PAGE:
Long hours. Tight deadlines. Heated debates. The stress of the daily news cycle.
These are all part of Ashley Killough’s normal.
But before she was a reporter and producer for CNN, Ashley was a student reporter for The Lariat. She double-majored in international studies and journalism as part of the BIC program.
“When I think about my time at Baylor, the relationships I built with professors are my most nostalgic memories,” she says. “I truly miss the supportive and intellectually challenging environment they fostered.”
That environment helped shape her as a journalist, and she credits a large group of professors for helping her win a Fulbright Scholarship, igniting her passion for the news, and staying sane through the stress of juggling a demanding academic schedule while pursuing her dreams.
Ashley graduated from Baylor in 2009, then interned at The Chronicle of Higher Education in DC that summer. After moving to Armenia for a year on the Fulbright Scholarship, Ashley returned for a grad degree in broadcast journalism at Columbia University. That opened the door for a job at CNN in 2011.
As the 2016 presidential race heated up, Ashley was assigned to report on the Republican primaries. When Donald Trump secured the nomination, she covered his campaign from March 2016 up until Election Day, and then through the transition to the White House. That experience required her to fly around the country on the press plane, covering his speeches as an embed that acted as the eyes and ears for CNN at all of his events.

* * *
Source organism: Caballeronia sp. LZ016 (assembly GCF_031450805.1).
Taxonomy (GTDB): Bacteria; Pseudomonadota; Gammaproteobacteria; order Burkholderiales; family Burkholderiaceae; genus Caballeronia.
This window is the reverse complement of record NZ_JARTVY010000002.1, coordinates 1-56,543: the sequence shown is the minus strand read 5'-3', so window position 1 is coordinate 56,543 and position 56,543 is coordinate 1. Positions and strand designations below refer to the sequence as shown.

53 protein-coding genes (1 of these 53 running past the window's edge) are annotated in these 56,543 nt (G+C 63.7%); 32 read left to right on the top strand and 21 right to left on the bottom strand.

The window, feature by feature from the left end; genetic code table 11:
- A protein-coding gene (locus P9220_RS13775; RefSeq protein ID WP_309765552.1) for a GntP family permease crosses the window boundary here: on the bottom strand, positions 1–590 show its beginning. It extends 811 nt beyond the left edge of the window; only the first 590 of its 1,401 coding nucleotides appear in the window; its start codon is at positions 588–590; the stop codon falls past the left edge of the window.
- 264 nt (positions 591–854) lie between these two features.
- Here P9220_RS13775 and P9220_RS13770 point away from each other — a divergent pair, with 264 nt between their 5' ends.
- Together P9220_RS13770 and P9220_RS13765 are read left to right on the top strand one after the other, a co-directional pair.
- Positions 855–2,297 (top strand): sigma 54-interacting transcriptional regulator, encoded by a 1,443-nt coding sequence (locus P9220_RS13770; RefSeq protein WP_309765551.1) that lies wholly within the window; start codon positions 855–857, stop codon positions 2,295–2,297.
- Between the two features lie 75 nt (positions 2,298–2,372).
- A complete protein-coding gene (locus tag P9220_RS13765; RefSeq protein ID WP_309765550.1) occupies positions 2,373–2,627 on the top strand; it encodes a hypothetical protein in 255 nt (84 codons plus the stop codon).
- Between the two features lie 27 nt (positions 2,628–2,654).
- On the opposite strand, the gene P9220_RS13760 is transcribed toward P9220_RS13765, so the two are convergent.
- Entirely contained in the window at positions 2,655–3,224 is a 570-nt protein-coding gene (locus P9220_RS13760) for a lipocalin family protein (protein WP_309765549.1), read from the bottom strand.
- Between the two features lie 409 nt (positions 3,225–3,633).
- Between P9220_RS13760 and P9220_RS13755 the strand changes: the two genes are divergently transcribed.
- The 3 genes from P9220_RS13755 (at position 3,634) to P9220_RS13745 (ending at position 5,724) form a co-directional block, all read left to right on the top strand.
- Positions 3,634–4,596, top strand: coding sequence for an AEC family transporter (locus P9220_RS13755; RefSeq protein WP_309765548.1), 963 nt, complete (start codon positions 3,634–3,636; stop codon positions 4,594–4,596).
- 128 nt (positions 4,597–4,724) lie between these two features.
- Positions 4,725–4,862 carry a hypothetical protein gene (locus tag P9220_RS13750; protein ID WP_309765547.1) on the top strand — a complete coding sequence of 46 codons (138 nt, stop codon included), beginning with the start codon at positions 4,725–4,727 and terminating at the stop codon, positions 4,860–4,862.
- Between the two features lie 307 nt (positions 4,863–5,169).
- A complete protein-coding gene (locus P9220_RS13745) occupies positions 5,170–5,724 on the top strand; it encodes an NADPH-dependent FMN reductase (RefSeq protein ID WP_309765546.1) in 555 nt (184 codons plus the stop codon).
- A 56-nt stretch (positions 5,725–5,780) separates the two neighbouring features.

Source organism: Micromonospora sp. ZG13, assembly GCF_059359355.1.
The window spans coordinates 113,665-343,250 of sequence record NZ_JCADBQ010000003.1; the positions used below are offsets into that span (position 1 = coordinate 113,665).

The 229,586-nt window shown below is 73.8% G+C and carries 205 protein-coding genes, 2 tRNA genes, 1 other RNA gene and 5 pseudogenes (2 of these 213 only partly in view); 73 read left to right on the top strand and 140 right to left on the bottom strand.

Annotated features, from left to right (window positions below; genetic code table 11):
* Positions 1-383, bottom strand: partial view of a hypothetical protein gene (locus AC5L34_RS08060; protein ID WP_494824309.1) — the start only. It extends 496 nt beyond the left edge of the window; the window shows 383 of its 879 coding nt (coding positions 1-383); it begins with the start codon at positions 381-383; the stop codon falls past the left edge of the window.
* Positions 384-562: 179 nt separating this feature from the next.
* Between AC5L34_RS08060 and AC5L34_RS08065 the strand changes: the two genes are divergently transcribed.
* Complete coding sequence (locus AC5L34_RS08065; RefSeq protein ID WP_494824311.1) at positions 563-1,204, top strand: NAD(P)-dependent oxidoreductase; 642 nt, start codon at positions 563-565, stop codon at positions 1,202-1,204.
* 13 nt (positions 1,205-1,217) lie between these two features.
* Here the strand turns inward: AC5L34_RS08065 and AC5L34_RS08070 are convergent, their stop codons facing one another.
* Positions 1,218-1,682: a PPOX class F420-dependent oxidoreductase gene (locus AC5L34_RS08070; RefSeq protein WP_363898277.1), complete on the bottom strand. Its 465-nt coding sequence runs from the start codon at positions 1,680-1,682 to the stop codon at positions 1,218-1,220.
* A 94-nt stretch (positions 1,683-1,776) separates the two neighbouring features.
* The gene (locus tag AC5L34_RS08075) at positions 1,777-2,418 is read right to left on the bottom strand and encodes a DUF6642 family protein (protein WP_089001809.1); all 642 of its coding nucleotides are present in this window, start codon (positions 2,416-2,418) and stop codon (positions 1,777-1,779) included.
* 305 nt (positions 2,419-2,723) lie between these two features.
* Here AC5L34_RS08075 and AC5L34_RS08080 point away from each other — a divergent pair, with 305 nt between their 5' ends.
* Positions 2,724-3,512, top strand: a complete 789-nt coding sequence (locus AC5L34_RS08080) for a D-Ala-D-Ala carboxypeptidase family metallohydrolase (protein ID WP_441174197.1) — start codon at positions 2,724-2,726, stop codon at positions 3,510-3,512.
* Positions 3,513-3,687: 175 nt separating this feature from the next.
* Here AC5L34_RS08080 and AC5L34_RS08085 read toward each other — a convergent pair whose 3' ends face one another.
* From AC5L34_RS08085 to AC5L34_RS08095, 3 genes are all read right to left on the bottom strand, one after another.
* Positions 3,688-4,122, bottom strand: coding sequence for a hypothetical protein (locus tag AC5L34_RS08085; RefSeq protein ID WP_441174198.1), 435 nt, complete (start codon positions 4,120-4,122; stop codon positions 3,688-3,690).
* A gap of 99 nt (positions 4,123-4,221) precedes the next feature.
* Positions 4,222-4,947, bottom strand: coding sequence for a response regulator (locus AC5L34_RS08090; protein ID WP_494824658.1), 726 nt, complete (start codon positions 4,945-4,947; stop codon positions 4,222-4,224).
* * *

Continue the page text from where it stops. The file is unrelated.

“I’ve loved getting to travel and see different parts of the country and talk to people all over the place,” she says. “It’s such a rare opportunity and it helps me understand this country, which better informs my reporting.”
During the campaign, Ashley spent almost two years on the road and traveled to 43 states. While the life of a reporter can at times appear glamorous, the reality is that the work is demanding and exhausting.
“One thing I wasn’t prepared for was learning how to write while sitting in moving buses. That was pretty rough on the stomach during the campaign,” she says. “Joking aside, I often tell people working on a daily paper (The Lariat) was the best training I could have gotten.”
After the campaign concluded, Ashley was reassigned to cover the House of Representatives on Capitol Hill, where she continues to work today. While the long hours, tight deadlines, and heated debates don’t show any signs of slowing down, the work has been rewarding and fulfilling.
“I’ve had the opportunity to learn a lot and go in depth on some of the most divisive issues in our country – gun control, immigration, foreign policy – for example, and I’ve met interesting, knowledgeable people on both sides,” she says. “Getting to cover these issues gives you a greater appreciation for how complex our country is, but also how lucky we are to live in a society that can debate freely – even if it gets intense and emotional at times.”
Ashley’s reporting can be found at www.cnn.com/profiles/ashley-killough.